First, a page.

There are six PPIs (omeprazole, lansoprazole, pantoprazole, rabeprazole, esomeprazole and ilaprazole) available as both oral enteric-coated tablets and intravenous injections and as both generics and originators in China. These drugs are all listed in the national medical insurance catalogue, except for ilaprazole. However, only one of the six PPIs, omeprazole, is listed in the catalogue of national essential medicine. Generic PPIs are available at a lower cost than originators, and oral PPIs are similar in effectiveness to injectable PPIs at equivalent doses. Nevertheless, previous studies found considerable use of injectable and originator PPIs. In addition, PPI overuse was usually the result of inappropriate SUP in non-intensive care patients. Therefore, to promote the rational prophylactic use of PPIs and improve the prevention of stress ulcers, the “Consensus Review for SUP and Treatment” and “Prevention and Treatment of Stress Related Mucosal Disease” were published in 2015 in China [21]. PPIs were under the supervision of Health and Family Planning Commission of Sichuan Province as one of the overused groups as of February 2, 2016. Several supervision measures were formulated including a clinical pharmacist intervention. The work role of clinical pharmacists was to correct doctors’ misunderstanding, monitor medical records in real time and control the prescriptions of PPIs based on the criteria established by the hospital administration.

The primary objective of the study was to report the trends in PPI utilization and expenditure in a tertiary teaching hospital over the past decade. The secondary objective was to evaluate the impact of clinical pharmacist interventions and certain management policies for the rational use of PPIs.


Study design

This is a retrospective observational study of prescriptions dispensed over the past decade, between January 2007 and December 2016, in the Affiliated Hospital of Southwest Medical University. The hospital was chosen because it is the largest public hospital in the South Sichuan Province and is a 3200-bed major academic tertiary hospital with an average daily admission rate of approximately 4000 patients and > 120,000 inpatient admissions annually. In addition, the hospital is located at the intersection of the Sichuan, Yunnan, and Guizhou Provinces and Chongqing Municipality, serving a total population of 40 million people. Moreover, an appreciable number of medicines are available for prescribing, and mass data on both utilization and expenditure can be obtained. Meanwhile, as mentioned, appreciable numbers of measures related to health insurance, price and rational drug use were implemented during this period.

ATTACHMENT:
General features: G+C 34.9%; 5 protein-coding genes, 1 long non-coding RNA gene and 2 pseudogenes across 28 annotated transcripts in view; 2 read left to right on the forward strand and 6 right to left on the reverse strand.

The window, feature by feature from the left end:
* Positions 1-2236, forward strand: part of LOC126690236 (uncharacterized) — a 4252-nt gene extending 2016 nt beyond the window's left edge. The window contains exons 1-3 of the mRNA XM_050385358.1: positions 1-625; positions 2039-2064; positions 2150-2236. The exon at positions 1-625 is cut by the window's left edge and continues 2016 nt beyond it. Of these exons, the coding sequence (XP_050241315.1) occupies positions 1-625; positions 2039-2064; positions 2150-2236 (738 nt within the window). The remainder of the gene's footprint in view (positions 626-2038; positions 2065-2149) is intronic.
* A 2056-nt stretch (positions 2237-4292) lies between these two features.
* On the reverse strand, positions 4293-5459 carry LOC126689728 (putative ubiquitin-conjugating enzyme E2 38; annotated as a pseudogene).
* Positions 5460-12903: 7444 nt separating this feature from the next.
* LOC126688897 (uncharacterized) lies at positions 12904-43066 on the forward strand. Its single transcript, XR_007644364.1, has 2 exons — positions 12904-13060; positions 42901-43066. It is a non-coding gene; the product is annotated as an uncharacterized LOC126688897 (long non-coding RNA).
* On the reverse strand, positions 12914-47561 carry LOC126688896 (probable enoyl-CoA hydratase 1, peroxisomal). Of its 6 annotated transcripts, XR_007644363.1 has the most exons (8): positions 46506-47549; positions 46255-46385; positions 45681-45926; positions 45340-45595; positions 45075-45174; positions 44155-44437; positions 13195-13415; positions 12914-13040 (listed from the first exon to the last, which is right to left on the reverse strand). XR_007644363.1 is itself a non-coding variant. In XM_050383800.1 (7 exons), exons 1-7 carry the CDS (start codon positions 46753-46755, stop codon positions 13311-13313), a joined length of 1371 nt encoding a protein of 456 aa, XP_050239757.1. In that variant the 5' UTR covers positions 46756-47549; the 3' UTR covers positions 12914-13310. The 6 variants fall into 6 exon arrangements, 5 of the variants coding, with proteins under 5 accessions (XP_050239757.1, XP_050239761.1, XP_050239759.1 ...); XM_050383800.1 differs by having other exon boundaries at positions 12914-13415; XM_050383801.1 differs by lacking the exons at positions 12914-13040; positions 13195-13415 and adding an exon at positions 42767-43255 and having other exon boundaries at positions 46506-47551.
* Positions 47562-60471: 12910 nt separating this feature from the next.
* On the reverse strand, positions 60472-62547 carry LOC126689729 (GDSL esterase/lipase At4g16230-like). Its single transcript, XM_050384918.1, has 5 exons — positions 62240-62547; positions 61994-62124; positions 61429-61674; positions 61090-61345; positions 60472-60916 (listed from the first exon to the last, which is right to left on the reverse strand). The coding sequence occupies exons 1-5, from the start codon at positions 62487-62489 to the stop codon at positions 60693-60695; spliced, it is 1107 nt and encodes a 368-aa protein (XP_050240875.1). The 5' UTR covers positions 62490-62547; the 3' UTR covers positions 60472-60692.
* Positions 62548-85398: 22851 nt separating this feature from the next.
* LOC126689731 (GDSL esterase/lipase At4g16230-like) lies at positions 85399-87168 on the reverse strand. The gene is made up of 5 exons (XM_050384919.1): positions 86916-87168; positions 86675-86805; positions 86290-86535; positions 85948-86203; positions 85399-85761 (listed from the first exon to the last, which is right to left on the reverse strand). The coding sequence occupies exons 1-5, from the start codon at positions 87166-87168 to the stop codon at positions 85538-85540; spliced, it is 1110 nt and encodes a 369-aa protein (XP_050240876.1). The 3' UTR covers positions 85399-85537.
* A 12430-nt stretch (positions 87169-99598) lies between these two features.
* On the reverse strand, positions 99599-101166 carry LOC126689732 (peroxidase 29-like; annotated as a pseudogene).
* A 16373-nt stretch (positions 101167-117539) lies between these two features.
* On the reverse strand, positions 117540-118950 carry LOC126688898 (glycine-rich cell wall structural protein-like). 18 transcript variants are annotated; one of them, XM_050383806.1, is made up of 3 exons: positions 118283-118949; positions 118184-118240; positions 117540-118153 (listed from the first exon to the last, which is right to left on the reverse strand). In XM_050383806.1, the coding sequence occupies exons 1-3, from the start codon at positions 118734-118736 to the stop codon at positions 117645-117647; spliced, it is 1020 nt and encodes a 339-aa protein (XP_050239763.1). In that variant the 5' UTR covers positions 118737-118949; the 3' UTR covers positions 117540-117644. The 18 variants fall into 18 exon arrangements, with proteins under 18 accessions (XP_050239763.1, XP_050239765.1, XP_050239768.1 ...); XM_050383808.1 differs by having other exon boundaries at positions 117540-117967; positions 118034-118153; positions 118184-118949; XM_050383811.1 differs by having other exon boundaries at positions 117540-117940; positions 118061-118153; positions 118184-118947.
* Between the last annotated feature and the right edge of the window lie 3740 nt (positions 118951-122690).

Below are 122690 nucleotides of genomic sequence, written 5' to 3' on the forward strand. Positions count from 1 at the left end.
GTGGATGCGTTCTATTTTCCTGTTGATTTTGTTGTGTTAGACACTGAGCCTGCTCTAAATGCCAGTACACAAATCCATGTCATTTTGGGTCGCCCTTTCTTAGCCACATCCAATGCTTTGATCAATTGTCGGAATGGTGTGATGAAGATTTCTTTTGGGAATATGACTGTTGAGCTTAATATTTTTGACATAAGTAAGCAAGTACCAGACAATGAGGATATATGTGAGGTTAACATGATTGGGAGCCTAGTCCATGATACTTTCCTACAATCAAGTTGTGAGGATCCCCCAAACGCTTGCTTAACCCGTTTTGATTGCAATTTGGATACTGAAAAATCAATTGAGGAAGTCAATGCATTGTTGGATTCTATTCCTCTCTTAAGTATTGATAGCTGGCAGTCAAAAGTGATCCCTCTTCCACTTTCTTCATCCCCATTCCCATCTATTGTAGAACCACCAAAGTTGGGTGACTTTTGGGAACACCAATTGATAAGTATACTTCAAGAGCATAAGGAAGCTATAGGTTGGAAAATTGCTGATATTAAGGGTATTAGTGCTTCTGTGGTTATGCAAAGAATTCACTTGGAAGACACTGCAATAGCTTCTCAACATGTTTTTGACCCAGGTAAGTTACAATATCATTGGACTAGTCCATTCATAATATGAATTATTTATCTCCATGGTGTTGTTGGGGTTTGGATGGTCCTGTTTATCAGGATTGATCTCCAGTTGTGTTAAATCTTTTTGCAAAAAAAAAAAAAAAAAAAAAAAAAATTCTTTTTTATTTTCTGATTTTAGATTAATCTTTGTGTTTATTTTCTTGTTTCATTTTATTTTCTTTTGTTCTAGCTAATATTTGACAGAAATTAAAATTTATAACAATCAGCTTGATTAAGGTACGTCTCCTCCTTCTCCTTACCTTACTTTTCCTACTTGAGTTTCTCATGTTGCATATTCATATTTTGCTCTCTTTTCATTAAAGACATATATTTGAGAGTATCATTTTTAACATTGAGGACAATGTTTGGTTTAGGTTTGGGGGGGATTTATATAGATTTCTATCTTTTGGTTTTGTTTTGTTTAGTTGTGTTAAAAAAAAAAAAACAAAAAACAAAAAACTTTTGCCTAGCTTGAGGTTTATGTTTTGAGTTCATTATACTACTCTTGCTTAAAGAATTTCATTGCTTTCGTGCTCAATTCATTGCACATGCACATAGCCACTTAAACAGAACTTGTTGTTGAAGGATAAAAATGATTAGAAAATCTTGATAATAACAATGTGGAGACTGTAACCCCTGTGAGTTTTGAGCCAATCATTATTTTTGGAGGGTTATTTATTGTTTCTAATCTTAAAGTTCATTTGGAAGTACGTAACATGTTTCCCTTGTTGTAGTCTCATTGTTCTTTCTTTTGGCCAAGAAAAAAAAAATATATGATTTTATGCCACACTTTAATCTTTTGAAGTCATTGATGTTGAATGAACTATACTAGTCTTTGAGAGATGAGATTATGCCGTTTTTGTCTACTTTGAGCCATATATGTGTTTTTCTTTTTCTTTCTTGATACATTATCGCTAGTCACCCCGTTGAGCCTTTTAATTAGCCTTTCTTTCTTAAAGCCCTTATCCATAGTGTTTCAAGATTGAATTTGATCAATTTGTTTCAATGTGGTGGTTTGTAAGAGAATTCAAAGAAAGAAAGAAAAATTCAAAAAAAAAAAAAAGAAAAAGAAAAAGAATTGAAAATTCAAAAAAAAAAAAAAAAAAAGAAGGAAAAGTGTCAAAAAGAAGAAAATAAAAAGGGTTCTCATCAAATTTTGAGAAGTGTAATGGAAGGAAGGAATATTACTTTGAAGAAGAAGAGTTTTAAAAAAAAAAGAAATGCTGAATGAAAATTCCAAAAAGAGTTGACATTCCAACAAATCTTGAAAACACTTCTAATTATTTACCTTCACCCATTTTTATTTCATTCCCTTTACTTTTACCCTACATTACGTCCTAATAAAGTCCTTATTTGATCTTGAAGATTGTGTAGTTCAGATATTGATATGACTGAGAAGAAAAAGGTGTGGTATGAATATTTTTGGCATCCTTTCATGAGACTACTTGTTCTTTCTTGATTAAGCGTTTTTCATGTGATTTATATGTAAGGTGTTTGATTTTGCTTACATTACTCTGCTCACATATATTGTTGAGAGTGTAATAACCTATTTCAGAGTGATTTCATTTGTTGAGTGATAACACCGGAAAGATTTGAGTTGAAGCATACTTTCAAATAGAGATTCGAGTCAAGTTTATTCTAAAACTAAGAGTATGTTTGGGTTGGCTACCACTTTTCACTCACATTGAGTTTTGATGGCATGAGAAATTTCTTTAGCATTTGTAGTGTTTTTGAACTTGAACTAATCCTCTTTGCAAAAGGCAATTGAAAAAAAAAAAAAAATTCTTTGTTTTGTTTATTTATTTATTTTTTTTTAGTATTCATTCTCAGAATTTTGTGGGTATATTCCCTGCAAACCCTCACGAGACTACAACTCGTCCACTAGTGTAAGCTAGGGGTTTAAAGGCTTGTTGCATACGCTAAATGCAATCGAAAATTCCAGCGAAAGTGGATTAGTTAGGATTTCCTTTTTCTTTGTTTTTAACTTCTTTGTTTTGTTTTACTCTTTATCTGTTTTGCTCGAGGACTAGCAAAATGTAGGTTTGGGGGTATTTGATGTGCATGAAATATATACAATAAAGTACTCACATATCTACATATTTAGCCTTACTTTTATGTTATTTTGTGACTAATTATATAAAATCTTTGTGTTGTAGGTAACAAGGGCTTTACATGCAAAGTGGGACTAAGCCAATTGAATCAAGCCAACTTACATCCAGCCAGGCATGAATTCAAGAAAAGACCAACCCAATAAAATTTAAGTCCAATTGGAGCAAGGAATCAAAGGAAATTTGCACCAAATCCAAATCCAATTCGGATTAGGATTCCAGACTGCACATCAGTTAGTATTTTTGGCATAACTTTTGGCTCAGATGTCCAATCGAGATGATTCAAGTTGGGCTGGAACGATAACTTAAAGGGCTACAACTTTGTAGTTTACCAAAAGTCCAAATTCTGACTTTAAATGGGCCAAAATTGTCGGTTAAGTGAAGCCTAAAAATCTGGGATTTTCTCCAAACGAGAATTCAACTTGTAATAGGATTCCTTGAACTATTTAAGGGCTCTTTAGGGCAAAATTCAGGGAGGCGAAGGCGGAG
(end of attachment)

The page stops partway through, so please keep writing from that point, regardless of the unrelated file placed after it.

In total, five PPIs (Anatomical Therapeutic Chemical Classification – group A02BC) including omeprazole (originator oral, originator injectable, generic injectable), lansoprazole (generic oral, generic injectable), pantoprazole (generic oral, generic injectable), rabeprazole (originator oral, generic oral) and esomeprazole (originator oral, originator injectable) were available for analysis during the course of the study. Generic PPIs are manufactured by Chinese enterprises with local investments, but most originator PPIs are manufactured by joint ventures in China founded by global pharmaceutical companies.

The Hospital Information System and Prescription Automatic Screening System of Sichuan Medico Software Research and Development Co., Ltd., were used to collect the numbers of patients in outpatient and inpatient settings and the data related to PPI application including drug name, dosage form, specification, unit price, volume, and manufacturer from 2007 to 2016. All data collected was anonymised and could not be traced back to an individual. The rates of PPI prescribing, defined daily doses (DDDs), DDDs/1000 inhabitants per day (DDDs/TID) and expenditure were used for measuring drug utilization and expenditure, which was in line with international recommendations. DDDs are defined as “the average maintenance dose of a drug when used for its major indication in adults”. The Chinese currency Renminbi “yuan” (CNY) was used to determine expenditure for PPIs over time. They were not adjusted for inflation or deflation so as to compute actual changes during this period. 6.5 CNY equals to 1 US dollar. In order to evaluate the rationality of the change in PPI prescribing trends and analyze the further reasons behind this phenomenon, the PPI prescribing rates of different departments in our hospital were measured and sorted and the top ten departments for PPIs prescribing rates of inpatients were chosen to represent the PPIs prescribing behavior in inpatient setting. Briefly, the rationality of PPIs prescribing was evaluated by random sampling of cases in top ten departments and analyzing their PPI use. The intervention was also implemented in these departments in 2015.